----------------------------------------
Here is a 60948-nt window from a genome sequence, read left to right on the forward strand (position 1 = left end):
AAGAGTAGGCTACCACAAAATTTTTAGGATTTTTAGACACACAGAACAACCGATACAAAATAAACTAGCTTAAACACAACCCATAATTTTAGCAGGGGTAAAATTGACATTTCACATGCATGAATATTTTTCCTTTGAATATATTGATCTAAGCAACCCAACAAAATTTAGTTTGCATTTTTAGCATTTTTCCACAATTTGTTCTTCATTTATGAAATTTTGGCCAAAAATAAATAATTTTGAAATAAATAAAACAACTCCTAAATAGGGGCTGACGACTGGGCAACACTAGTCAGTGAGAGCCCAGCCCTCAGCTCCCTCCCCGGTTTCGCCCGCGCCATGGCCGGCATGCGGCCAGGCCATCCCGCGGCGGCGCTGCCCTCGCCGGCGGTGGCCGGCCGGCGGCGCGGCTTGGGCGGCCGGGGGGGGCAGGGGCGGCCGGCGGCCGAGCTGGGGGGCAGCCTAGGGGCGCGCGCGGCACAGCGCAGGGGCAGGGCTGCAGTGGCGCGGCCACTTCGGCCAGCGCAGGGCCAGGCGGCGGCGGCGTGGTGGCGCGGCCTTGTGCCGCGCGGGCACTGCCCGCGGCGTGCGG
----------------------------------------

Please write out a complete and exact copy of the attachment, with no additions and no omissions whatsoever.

Here is a 60948-nt window from a genome sequence, read left to right on the forward strand (position 1 = left end):
AAGAGTAGGCTACCACAAAATTTTTAGGATTTTTAGACACACAGAACAACCGATACAAAATAAACTAGCTTAAACACAACCCATAATTTTAGCAGGGGTAAAATTGACATTTCACATGCATGAATATTTTTCCTTTGAATATATTGATCTAAGCAACCCAACAAAATTTAGTTTGCATTTTTAGCATTTTTCCACAATTTGTTCTTCATTTATGAAATTTTGGCCAAAAATAAATAATTTTGAAATAAATAAAACAACTCCTAAATAGGGGCTGACGACTGGGCAACACTAGTCAGTGAGAGCCCAGCCCTCAGCTCCCTCCCCGGTTTCGCCCGCGCCATGGCCGGCATGCGGCCAGGCCATCCCGCGGCGGCGCTGCCCTCGCCGGCGGTGGCCGGCCGGCGGCGCGGCTTGGGCGGCCGGGGGGGGCAGGGGCGGCCGGCGGCCGAGCTGGGGGGCAGCCTAGGGGCGCGCGCGGCACAGCGCAGGGGCAGGGCTGCAGTGGCGCGGCCACTTCGGCCAGCGCAGGGCCAGGCGGCGGCGGCGTGGTGGCGCGGCCTTGTGCCGCGCGGGCACTGCCCGCGGCGTGCGG